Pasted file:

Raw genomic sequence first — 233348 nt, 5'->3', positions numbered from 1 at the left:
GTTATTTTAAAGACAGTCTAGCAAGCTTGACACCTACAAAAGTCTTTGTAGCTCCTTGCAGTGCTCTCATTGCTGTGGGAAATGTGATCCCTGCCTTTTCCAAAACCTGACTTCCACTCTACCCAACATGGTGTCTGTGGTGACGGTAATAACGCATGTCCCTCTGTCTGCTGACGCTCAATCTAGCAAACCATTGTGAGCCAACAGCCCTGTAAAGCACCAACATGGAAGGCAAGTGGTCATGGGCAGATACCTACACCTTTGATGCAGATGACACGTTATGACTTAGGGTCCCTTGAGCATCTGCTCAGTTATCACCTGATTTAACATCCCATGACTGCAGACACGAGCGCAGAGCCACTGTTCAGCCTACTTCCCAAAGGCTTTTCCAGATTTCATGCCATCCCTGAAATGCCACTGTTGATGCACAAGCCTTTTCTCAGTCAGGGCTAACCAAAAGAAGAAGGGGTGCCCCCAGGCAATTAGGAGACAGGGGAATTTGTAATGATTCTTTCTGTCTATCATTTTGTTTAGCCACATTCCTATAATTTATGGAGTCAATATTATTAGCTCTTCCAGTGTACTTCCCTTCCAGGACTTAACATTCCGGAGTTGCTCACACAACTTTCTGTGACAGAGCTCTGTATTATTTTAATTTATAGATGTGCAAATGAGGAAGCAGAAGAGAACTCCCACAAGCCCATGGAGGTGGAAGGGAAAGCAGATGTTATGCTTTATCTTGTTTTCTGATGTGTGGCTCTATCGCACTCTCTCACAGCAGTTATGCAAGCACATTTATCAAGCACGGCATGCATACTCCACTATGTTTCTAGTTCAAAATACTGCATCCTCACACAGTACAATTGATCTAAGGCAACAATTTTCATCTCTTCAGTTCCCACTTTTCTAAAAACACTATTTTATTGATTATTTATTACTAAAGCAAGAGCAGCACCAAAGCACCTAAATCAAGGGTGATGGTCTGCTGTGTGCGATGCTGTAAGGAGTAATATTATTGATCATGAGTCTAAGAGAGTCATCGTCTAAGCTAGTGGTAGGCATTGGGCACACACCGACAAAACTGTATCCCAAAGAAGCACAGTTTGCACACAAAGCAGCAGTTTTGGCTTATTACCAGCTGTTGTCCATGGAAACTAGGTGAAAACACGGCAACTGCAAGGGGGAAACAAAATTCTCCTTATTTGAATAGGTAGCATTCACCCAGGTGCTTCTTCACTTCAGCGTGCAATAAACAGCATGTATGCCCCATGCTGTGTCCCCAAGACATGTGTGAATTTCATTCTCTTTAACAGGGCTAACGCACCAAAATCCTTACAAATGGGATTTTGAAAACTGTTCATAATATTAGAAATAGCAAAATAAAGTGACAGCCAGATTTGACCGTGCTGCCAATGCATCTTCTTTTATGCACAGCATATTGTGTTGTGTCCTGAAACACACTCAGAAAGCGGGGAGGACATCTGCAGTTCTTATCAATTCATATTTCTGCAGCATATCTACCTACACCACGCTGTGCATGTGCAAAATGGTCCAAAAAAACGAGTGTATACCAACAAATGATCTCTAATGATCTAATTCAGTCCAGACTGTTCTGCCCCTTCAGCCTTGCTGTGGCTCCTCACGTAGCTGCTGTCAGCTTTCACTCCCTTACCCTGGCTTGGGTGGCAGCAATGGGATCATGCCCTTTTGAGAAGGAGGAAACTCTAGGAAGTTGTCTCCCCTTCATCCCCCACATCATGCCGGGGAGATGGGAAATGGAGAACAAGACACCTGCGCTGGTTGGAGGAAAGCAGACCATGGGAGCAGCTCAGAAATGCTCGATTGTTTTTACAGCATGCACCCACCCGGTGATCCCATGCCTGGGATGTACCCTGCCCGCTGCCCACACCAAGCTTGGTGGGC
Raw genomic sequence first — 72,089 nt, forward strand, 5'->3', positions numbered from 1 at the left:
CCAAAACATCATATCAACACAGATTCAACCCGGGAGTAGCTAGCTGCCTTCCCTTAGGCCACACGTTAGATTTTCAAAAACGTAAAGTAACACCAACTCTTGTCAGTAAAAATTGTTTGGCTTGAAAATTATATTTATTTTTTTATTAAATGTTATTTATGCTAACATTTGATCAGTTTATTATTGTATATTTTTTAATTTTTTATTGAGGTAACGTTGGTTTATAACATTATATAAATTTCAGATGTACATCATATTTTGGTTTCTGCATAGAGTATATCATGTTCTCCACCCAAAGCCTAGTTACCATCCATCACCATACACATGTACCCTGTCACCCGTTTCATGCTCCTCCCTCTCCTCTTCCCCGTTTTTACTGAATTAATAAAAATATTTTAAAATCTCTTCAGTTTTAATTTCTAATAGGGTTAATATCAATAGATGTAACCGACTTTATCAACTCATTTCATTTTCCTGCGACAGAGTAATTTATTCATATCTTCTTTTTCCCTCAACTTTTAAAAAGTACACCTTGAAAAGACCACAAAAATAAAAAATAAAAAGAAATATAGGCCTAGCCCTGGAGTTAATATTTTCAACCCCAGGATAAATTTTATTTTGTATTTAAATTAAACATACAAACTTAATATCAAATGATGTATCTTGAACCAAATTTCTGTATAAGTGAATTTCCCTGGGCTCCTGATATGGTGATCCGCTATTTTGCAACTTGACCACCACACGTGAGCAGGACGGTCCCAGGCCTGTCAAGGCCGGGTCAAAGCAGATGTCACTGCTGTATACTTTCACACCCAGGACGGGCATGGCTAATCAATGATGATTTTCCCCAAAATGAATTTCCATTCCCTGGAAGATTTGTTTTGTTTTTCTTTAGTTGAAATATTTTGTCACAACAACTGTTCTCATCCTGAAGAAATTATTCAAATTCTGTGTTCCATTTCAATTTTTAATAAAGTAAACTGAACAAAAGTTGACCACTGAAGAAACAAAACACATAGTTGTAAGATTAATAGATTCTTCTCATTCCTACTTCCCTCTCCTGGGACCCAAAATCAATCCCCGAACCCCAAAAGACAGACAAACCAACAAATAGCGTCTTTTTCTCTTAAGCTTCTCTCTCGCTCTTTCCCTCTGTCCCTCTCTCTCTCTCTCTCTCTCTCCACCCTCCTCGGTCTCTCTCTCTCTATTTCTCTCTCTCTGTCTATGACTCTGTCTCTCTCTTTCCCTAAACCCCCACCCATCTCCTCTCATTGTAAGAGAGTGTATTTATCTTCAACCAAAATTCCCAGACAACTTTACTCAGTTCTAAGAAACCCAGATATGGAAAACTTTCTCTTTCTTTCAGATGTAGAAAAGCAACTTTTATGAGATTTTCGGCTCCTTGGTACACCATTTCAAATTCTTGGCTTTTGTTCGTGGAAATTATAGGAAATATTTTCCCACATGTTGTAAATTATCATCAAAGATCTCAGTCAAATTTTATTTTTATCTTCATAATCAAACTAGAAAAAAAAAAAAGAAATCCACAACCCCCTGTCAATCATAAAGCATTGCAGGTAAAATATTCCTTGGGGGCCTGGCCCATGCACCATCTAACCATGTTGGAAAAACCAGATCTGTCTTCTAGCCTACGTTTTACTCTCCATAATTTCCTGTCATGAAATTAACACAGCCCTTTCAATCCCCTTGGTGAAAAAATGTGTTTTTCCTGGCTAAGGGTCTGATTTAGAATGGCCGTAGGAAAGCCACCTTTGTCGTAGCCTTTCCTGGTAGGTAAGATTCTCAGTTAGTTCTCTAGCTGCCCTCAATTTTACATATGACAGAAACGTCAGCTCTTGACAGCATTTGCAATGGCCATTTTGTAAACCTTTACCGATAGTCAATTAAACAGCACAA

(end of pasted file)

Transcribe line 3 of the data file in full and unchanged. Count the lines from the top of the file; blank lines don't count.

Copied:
Raw genomic sequence first — 72,089 nt, forward strand, 5'->3', positions numbered from 1 at the left: